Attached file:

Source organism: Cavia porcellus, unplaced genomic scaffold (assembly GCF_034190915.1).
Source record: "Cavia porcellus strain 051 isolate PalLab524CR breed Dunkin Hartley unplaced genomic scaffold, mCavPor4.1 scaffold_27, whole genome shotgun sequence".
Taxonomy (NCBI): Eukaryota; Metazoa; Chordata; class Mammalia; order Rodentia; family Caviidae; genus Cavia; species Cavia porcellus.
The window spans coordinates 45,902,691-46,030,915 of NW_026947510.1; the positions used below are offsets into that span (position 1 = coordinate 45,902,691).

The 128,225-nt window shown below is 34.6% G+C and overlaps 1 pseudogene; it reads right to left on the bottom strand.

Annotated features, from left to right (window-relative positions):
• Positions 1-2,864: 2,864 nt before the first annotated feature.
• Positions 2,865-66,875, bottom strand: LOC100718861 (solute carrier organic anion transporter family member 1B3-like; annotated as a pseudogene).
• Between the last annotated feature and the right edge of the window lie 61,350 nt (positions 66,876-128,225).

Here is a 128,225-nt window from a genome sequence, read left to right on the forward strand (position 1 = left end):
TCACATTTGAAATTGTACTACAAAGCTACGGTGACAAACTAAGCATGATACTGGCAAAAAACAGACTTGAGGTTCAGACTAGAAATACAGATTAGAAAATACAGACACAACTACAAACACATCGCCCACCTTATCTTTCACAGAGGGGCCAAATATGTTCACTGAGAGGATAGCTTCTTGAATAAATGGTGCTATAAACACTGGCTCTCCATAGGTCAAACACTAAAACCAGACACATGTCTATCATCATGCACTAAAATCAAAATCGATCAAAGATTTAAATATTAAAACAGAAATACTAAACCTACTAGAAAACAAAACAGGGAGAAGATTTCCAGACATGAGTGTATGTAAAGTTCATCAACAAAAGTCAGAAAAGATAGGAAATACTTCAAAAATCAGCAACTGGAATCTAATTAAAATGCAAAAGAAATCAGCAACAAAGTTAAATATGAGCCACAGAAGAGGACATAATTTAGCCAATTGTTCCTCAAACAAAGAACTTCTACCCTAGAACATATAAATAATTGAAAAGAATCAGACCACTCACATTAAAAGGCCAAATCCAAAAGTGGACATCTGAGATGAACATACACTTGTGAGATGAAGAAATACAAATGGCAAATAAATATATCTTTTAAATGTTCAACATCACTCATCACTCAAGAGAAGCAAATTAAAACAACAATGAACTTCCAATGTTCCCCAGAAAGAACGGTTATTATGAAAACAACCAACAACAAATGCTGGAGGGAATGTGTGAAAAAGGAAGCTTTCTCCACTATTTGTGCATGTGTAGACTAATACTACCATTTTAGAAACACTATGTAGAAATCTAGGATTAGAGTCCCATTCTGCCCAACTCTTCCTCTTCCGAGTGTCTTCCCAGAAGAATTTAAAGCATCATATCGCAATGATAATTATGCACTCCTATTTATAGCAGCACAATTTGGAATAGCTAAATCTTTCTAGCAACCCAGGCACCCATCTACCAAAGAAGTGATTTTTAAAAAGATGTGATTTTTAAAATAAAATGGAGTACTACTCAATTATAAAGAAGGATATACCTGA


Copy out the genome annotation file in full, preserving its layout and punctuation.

Source organism: Cavia porcellus, unplaced genomic scaffold (assembly GCF_034190915.1).
Source record: "Cavia porcellus strain 051 isolate PalLab524CR breed Dunkin Hartley unplaced genomic scaffold, mCavPor4.1 scaffold_27, whole genome shotgun sequence".
Taxonomy (NCBI): Eukaryota; Metazoa; Chordata; class Mammalia; order Rodentia; family Caviidae; genus Cavia; species Cavia porcellus.
The window spans coordinates 45,902,691-46,030,915 of NW_026947510.1; the positions used below are offsets into that span (position 1 = coordinate 45,902,691).

The 128,225-nt window shown below is 34.6% G+C and overlaps 1 pseudogene; it reads right to left on the bottom strand.

Annotated features, from left to right (window-relative positions):
• Positions 1-2,864: 2,864 nt before the first annotated feature.
• Positions 2,865-66,875, bottom strand: LOC100718861 (solute carrier organic anion transporter family member 1B3-like; annotated as a pseudogene).
• Between the last annotated feature and the right edge of the window lie 61,350 nt (positions 66,876-128,225).

Here is a 128,225-nt window from a genome sequence, read left to right on the forward strand (position 1 = left end):
TCACATTTGAAATTGTACTACAAAGCTACGGTGACAAACTAAGCATGATACTGGCAAAAAACAGACTTGAGGTTCAGACTAGAAATACAGATTAGAAAATACAGACACAACTACAAACACATCGCCCACCTTATCTTTCACAGAGGGGCCAAATATGTTCACTGAGAGGATAGCTTCTTGAATAAATGGTGCTATAAACACTGGCTCTCCATAGGTCAAACACTAAAACCAGACACATGTCTATCATCATGCACTAAAATCAAAATCGATCAAAGATTTAAATATTAAAACAGAAATACTAAACCTACTAGAAAACAAAACAGGGAGAAGATTTCCAGACATGAGTGTATGTAAAGTTCATCAACAAAAGTCAGAAAAGATAGGAAATACTTCAAAAATCAGCAACTGGAATCTAATTAAAATGCAAAAGAAATCAGCAACAAAGTTAAATATGAGCCACAGAAGAGGACATAATTTAGCCAATTGTTCCTCAAACAAAGAACTTCTACCCTAGAACATATAAATAATTGAAAAGAATCAGACCACTCACATTAAAAGGCCAAATCCAAAAGTGGACATCTGAGATGAACATACACTTGTGAGATGAAGAAATACAAATGGCAAATAAATATATCTTTTAAATGTTCAACATCACTCATCACTCAAGAGAAGCAAATTAAAACAACAATGAACTTCCAATGTTCCCCAGAAAGAACGGTTATTATGAAAACAACCAACAACAAATGCTGGAGGGAATGTGTGAAAAAGGAAGCTTTCTCCACTATTTGTGCATGTGTAGACTAATACTACCATTTTAGAAACACTATGTAGAAATCTAGGATTAGAGTCCCATTCTGCCCAACTCTTCCTCTTCCGAGTGTCTTCCCAGAAGAATTTAAAGCATCATATCGCAATGATAATTATGCACTCCTATTTATAGCAGCACAATTTGGAATAGCTAAATCTTTCTAGCAACCCAGGCACCCATCTACCAAAGAAGTGATTTTTAAAAAGATGTGATTTTTAAAATAAAATGGAGTACTACTCAATTATAAAGAAGGATATACCTGA